This week we go behind the selfie with Gail Schimmel, CEO of the Advertising Regulatory Board (ARB), and writer.
Schimmel says, “This turned out to be much harder than expected...”
1. Where do you live, work and play?
I live in Craighall Park. The ARB has been started on a shoestring budget and we are very lucky that one of our members, MASA, house us in their offices in Bryanston at a nominal rent.
I’m going to be honest – I am a village girl at heart and the drive from Craighall to Bryanston is not my favourite part of the new ARB – thank goodness that podcasts spare me from listening to the news!
2. What’s your claim to fame?
I’m the CEO of the new Advertising Regulatory Board. I’m also a novelist – my next book is out in March this year.
In a nutshell, I am an attorney who was lucky enough to find a field of practice that is exciting and dynamic and stimulating.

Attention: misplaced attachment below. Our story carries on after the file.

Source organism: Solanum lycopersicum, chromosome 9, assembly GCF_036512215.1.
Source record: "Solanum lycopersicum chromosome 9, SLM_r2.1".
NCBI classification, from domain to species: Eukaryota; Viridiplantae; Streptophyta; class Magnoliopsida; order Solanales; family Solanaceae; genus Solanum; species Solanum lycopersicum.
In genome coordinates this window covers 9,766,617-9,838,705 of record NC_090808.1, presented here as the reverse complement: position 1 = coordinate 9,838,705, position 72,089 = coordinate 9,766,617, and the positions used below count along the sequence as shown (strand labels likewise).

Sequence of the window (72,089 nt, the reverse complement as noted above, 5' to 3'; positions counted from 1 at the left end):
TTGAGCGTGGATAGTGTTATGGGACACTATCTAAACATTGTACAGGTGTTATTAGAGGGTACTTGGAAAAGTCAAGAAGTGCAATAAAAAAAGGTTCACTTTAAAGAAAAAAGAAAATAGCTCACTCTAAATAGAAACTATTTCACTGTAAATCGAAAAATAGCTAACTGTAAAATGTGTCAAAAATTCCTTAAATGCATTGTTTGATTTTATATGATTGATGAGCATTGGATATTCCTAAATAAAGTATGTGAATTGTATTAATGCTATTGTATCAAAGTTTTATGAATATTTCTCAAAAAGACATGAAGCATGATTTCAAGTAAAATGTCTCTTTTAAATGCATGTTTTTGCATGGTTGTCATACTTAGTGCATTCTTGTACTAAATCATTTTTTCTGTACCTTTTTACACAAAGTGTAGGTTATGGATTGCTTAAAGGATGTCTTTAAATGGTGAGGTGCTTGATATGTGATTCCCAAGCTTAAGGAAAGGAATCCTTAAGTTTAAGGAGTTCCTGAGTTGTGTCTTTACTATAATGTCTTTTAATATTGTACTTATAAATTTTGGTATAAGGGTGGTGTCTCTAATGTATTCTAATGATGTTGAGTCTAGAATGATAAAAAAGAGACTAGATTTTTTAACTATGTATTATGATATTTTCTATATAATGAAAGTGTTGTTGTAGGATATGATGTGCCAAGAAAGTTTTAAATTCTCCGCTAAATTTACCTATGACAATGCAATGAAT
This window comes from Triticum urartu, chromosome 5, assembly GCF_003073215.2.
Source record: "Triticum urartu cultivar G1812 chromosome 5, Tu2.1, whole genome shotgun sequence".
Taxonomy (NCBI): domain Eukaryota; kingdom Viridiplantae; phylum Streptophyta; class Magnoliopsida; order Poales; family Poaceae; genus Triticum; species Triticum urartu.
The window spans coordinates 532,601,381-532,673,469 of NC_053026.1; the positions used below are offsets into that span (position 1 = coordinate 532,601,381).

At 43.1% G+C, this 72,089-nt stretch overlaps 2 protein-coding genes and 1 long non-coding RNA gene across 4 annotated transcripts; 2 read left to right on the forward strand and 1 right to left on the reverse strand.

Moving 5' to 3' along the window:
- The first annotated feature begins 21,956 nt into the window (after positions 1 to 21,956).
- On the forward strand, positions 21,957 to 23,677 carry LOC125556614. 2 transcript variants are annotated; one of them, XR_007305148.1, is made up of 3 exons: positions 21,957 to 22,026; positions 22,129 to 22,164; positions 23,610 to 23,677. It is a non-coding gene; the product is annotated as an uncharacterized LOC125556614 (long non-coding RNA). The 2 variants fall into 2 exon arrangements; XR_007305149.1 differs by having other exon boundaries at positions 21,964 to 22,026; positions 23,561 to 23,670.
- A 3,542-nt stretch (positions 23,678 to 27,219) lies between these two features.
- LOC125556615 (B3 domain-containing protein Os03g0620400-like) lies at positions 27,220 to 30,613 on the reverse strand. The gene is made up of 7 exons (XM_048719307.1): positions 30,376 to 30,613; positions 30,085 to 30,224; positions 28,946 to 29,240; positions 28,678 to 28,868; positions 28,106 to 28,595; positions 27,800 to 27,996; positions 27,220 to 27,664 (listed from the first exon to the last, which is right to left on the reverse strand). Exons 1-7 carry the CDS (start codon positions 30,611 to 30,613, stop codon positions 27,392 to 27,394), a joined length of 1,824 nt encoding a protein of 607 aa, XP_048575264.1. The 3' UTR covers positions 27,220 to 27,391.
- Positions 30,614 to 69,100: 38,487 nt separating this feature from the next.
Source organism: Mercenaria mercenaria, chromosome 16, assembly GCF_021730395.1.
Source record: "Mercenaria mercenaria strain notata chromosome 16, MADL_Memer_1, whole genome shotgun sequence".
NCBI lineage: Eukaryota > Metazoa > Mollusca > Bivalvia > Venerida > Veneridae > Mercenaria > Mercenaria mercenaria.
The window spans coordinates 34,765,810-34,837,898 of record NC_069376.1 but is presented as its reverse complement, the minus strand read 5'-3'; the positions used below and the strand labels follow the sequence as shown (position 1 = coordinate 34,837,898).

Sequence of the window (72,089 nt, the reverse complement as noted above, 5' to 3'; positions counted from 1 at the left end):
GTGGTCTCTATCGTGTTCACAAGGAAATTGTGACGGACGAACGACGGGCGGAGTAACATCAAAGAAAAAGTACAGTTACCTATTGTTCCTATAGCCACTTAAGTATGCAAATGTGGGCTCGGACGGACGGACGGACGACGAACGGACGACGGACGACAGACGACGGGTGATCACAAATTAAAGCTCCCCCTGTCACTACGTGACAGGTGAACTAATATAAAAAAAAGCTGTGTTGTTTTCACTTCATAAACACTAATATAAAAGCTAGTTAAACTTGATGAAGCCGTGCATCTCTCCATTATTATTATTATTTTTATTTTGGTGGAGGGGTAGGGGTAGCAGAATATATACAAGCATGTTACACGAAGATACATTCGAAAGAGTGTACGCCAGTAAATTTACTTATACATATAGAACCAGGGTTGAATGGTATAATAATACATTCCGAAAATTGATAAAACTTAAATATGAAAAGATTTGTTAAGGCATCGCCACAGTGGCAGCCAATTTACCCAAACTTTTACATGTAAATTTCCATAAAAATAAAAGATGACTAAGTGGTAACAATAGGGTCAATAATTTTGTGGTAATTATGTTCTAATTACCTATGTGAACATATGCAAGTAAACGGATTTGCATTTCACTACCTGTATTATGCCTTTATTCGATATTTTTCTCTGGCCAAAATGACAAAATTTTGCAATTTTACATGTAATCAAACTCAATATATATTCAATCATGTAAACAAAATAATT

I started out practising law, then lectured for a few years before working at the ASA. I left the ASA to take up a brief directorship at ENS, but when I had a baby I left and consulted for about ten years. When the ASA hit troubled water, I put up my hand to try to be part of the solution.
The last two years with the ASA can be described as tumultuous. I’m hoping that my 2019 ARB career will be described as steady and solid!
4. Tell us a few of your favourite things.
Is it boringly predictable and a bit nauseating to say, my husband and children? Well, some days.
I love reading (and, obviously, writing). I like eating good food and drinking good gin. I love my garden. I like travelling and going to the bush is an annual “must”.